2) Numbness or weakness in an arm or leg; patients with MS may present initially with complaints of numbness or weakness in an arm or leg. This usually occurs due to involvement of motor and sensory pathways in the brain or spinal cord by MS lesions.

3) Weakness in legs: if the MS lesions involve the spinal cord, patients may present with more symmetrical involvment like numbness or weaknes in both legs (paraparesis). This condition in which MS lesions are seen in the spinal cord is referred to acute transverse myelitis.

4) Problems with balance and incoordination; MS lesions frequently involve those parts of the brain which control balance and coordination (cerebellum). Thus MS patients frequently have problems with balance and are ataxic ( drunken like gait). They have a prominent tremor in their hands and feet especially when they try to reach out to touch something. These problems with gait and balance are one of the major causes of disability and morbidity in patients with MS.

5) urinary incontinence and sexual dysfunction: MS patients may experience erectile dysfunction and urinary incontinence is very common in female MS patients.

6) Double vision: MS patients may complain of seeing double (diplopia), this occurs due to involvement of tracts in the brain which control eye movements ( an example of such a tract which is frequently involved in MS is medial longitudinal fasiculus or MLF)

Thus as you can imagine MS can present with a myriad of symptoms and the diagnoisis may not be made at the first presentation. It is usually a constellation of signs and symptoms which do not localize to any one particular area in the brain or spinal cord which makes doctors think of MS as the differential diagnosis.

Thus as I stated earlier MS is a disease which is characterized by plaques (MS lesions) which are disseminated in space ( different areas in brain and spinal cord) and time (clinical attacks occur at different times in a person’s lifetime).


Diagnosis: how is the diagnosis of MS finally confirmed? Let us discuss that now. As I stated earlier if you present with certain clinical signs and symptoms your doctor may entertain the diagnosis of multiple sclerosis.

Now once the diagnosis is entertained how do you go about confirming the diagnosis. This is usually done with the aid of an MRI of the brain and spinal cord which may show the characteristic plaques of demyelination. Your doctor may also want you to get a spinal tap (lumbar puncture). Lumbar puncture or LP is a test where in a needle is inserted into your lower back to get some of the cerebro-spinal fluid (CSF). About 10-15 ml of CSF is usually removed and sent to the laboratory for various tests. We look for some markers of MS in the CSF. If they are present, they strengthen the case for MS. At times, tests like MRI brain and spinal cord as well as lumbar puncture are unrevealing or non-diagnostic, in that case your doctor may order other tests like visual evoked potential (VEP) and somatosensory evoked potential (SSEP).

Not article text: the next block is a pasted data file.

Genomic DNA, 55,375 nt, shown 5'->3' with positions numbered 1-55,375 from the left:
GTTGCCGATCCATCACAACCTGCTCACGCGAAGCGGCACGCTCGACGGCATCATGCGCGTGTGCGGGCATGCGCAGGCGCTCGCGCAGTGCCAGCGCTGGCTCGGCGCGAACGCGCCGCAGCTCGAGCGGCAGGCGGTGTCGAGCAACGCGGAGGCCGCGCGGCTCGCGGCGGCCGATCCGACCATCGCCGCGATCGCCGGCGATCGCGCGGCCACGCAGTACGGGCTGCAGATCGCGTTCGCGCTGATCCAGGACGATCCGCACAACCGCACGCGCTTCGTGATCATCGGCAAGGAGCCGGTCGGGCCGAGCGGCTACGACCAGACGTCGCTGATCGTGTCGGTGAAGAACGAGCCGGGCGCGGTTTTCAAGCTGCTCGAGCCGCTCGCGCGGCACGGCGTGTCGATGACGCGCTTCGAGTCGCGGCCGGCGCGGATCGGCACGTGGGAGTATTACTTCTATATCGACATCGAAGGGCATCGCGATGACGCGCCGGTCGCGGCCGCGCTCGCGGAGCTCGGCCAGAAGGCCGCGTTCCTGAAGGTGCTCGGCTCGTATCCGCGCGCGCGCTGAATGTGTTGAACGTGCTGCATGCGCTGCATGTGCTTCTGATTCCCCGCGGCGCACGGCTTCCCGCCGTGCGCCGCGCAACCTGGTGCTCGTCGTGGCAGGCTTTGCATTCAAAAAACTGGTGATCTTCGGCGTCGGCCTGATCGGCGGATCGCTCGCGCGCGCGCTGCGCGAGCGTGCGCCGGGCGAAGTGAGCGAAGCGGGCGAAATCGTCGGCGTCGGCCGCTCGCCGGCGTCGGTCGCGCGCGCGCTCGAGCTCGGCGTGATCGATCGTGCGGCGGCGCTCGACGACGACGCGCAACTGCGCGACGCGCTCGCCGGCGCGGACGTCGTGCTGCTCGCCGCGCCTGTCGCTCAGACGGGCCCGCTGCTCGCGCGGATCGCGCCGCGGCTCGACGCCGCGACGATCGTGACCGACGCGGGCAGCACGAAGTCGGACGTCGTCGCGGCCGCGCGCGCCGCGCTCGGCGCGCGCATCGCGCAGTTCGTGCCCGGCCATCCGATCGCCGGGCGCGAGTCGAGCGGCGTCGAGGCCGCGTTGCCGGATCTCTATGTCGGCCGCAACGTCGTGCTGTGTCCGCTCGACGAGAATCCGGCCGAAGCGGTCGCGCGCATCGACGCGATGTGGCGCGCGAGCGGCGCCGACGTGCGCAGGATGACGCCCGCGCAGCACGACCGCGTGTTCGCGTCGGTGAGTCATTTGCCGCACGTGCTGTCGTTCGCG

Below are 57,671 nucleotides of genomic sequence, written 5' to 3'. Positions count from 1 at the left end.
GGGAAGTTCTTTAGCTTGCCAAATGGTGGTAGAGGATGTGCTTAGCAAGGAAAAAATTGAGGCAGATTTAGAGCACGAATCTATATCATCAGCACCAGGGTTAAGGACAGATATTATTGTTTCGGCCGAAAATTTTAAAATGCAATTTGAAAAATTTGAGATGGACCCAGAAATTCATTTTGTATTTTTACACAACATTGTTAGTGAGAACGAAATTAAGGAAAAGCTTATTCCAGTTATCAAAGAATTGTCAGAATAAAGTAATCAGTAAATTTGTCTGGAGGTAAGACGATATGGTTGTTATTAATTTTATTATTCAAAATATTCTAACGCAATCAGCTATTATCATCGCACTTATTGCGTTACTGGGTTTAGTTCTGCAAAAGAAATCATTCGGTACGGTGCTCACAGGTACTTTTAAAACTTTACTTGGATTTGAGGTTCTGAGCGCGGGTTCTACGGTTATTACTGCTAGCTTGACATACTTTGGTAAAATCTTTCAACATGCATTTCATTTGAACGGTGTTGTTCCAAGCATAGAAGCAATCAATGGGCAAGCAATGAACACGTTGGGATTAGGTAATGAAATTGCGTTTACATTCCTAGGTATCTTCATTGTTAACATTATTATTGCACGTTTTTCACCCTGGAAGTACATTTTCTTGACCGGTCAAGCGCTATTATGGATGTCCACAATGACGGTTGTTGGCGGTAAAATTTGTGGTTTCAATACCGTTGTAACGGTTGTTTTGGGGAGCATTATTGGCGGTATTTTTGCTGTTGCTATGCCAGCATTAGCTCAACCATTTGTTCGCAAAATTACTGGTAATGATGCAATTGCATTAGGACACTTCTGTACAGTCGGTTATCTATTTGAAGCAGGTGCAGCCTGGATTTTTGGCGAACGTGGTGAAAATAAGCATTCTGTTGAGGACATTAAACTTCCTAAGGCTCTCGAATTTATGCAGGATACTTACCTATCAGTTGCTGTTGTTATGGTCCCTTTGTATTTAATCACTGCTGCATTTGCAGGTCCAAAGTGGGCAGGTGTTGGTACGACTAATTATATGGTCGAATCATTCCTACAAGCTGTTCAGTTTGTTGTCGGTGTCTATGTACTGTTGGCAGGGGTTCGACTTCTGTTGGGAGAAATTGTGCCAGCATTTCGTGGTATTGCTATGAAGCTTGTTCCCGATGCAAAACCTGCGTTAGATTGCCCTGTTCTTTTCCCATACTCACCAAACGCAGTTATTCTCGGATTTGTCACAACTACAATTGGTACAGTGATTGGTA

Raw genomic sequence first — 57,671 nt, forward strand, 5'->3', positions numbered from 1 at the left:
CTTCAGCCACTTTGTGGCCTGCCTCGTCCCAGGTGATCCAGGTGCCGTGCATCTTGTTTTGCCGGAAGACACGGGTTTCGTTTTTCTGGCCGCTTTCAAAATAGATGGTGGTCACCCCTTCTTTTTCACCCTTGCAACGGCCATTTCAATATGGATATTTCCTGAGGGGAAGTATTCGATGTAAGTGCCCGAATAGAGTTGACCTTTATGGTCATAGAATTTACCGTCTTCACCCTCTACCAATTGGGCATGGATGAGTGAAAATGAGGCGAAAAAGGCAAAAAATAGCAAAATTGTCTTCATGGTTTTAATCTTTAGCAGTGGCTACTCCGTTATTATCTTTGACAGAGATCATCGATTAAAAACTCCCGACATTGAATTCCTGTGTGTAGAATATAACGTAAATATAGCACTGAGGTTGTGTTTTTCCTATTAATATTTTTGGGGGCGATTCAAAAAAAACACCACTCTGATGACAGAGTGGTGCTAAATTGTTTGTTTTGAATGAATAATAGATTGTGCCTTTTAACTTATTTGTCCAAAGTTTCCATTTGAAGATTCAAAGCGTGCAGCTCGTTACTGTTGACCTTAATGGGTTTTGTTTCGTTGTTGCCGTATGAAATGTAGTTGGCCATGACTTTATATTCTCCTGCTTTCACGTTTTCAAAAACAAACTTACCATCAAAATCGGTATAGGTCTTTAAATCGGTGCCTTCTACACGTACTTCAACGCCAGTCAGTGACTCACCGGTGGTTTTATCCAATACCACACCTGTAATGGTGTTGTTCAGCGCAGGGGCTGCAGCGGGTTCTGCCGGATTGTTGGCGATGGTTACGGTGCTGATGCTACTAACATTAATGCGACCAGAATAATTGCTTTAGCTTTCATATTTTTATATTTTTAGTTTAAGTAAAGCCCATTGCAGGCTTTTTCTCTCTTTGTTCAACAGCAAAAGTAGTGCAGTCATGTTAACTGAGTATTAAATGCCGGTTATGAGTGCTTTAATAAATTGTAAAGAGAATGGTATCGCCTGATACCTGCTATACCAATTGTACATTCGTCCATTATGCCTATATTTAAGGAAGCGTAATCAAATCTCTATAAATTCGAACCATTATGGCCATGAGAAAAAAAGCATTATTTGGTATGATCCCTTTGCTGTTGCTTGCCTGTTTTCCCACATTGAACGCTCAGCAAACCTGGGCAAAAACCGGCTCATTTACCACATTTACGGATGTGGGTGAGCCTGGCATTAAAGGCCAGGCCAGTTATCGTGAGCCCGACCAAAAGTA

Certain diseases like for example Lyme disease, sarcoidosis can mimick MS in their presentation both clinically as well as on the MRI. Hence in appropiate circumstances more tests may be ordered to rule out these conditions.


Treatment of Multiple Sclerosis: There are now many treatments available for MS. Here I shall list a few of them without going into too much detail.

Treatment of an acute attack of MS: patients may present to the hospital with an acute attack of MS. This may involve an acute episode of optic neuritis presenting with pain and visual loss in the affected eye or they may present with increased weakness or lethargy. Acute attacks of MS respond well to corticosteroids. Usually steroids are given intravenously at high doses for about 3-5 days. Steriods help in aborting the attack and hasten recovery but they do not change the natural history of the disease (meaning that the MS disease process still continues its relentless progression).

To change the natural history of the disease, drugs that modulate the immune system are used. The most commonly used drugs are :

1) Interferons–usually interferon beta 1 b or interferon beta 1 a. Interferon beta 1 b comes by the brand name of Betaseron while interferon beta 1 a comes by two brand names: Avonex and Rebiff. When compared to each other, the interferons have some difference with respect to potency, easy and frequency of administration. You doctor shall help decide which interferon is best for you. All the interferons have some common side-effects namely injection site reactions, depression, hypothyroidism etc.

2) Glatiramer acetate also called Copolymer 1 -marketed under the brand name Copaxone.

3) Mitoxantrone

4) Natalizumab marketed under the brand name Tysabri